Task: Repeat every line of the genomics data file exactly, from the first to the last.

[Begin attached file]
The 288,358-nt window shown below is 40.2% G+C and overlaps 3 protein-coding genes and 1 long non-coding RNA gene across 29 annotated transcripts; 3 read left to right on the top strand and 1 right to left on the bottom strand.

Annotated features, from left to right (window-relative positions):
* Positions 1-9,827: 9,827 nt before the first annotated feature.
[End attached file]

The 288,358-nt window shown below is 40.2% G+C and overlaps 3 protein-coding genes and 1 long non-coding RNA gene across 29 annotated transcripts; 3 read left to right on the top strand and 1 right to left on the bottom strand.

Annotated features, from left to right (window-relative positions):
* Positions 1-9,827: 9,827 nt before the first annotated feature.